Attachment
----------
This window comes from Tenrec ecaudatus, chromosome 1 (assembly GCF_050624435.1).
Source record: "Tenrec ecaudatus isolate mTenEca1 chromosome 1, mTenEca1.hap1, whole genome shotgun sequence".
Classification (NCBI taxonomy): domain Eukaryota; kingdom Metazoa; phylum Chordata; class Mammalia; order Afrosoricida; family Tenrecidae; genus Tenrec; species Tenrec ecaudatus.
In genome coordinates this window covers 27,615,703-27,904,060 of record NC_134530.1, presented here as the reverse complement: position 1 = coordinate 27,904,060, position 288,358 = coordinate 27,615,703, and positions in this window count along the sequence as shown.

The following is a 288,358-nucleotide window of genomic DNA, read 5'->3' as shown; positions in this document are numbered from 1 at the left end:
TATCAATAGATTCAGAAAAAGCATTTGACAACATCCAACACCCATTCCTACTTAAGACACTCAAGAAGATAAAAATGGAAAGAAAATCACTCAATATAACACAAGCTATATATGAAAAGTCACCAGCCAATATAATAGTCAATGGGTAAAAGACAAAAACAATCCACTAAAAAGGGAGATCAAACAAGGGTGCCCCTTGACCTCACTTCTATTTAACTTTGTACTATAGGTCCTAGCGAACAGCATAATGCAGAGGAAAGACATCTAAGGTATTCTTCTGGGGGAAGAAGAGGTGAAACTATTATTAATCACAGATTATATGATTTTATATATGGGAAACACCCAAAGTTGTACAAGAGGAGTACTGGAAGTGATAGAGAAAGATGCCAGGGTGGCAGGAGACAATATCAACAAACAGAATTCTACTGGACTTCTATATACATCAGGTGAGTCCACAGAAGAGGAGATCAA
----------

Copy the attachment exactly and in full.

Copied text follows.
This window comes from Tenrec ecaudatus, chromosome 1 (assembly GCF_050624435.1).
Source record: "Tenrec ecaudatus isolate mTenEca1 chromosome 1, mTenEca1.hap1, whole genome shotgun sequence".
Classification (NCBI taxonomy): domain Eukaryota; kingdom Metazoa; phylum Chordata; class Mammalia; order Afrosoricida; family Tenrecidae; genus Tenrec; species Tenrec ecaudatus.
In genome coordinates this window covers 27,615,703-27,904,060 of record NC_134530.1, presented here as the reverse complement: position 1 = coordinate 27,904,060, position 288,358 = coordinate 27,615,703, and positions in this window count along the sequence as shown.

The following is a 288,358-nucleotide window of genomic DNA, read 5'->3' as shown; positions in this document are numbered from 1 at the left end:
TATCAATAGATTCAGAAAAAGCATTTGACAACATCCAACACCCATTCCTACTTAAGACACTCAAGAAGATAAAAATGGAAAGAAAATCACTCAATATAACACAAGCTATATATGAAAAGTCACCAGCCAATATAATAGTCAATGGGTAAAAGACAAAAACAATCCACTAAAAAGGGAGATCAAACAAGGGTGCCCCTTGACCTCACTTCTATTTAACTTTGTACTATAGGTCCTAGCGAACAGCATAATGCAGAGGAAAGACATCTAAGGTATTCTTCTGGGGGAAGAAGAGGTGAAACTATTATTAATCACAGATTATATGATTTTATATATGGGAAACACCCAAAGTTGTACAAGAGGAGTACTGGAAGTGATAGAGAAAGATGCCAGGGTGGCAGGAGACAATATCAACAAACAGAATTCTACTGGACTTCTATATACATCAGGTGAGTCCACAGAAGAGGAGATCAA